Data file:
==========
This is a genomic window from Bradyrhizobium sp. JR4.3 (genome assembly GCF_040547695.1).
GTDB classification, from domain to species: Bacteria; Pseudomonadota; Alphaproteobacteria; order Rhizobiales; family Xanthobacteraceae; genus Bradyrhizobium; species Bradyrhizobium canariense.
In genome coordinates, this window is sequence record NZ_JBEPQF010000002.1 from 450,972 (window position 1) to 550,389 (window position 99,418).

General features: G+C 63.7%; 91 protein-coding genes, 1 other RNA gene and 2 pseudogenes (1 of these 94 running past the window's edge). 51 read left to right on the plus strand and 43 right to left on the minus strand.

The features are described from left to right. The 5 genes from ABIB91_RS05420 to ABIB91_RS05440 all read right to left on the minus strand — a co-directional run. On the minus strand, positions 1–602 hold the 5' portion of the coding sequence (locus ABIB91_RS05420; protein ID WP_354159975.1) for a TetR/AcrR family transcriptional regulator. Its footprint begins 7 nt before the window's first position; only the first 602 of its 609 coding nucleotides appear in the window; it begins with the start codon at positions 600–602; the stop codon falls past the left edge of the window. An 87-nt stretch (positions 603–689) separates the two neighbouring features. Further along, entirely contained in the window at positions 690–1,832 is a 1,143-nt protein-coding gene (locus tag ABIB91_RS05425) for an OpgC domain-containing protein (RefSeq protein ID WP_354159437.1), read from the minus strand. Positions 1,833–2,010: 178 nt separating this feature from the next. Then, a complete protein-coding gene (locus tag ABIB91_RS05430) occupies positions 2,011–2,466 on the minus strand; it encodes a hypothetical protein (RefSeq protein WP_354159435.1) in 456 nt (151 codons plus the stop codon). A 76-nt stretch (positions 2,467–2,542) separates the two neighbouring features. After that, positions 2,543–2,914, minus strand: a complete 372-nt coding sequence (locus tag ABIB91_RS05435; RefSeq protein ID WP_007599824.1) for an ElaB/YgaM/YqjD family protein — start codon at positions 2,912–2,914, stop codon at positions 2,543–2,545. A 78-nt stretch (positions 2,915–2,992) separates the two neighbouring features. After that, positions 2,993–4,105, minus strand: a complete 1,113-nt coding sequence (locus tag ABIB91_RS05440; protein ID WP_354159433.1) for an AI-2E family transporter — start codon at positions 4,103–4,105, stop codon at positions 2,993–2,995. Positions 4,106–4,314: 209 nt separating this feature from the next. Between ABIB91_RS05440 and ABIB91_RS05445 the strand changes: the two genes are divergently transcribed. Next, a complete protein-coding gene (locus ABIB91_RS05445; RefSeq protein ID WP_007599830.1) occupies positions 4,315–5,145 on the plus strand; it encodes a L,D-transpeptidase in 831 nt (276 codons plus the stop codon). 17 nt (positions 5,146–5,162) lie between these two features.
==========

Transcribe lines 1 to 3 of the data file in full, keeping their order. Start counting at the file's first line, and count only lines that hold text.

This is a genomic window from Bradyrhizobium sp. JR4.3 (genome assembly GCF_040547695.1).
GTDB classification, from domain to species: Bacteria; Pseudomonadota; Alphaproteobacteria; order Rhizobiales; family Xanthobacteraceae; genus Bradyrhizobium; species Bradyrhizobium canariense.
In genome coordinates, this window is sequence record NZ_JBEPQF010000002.1 from 450,972 (window position 1) to 550,389 (window position 99,418).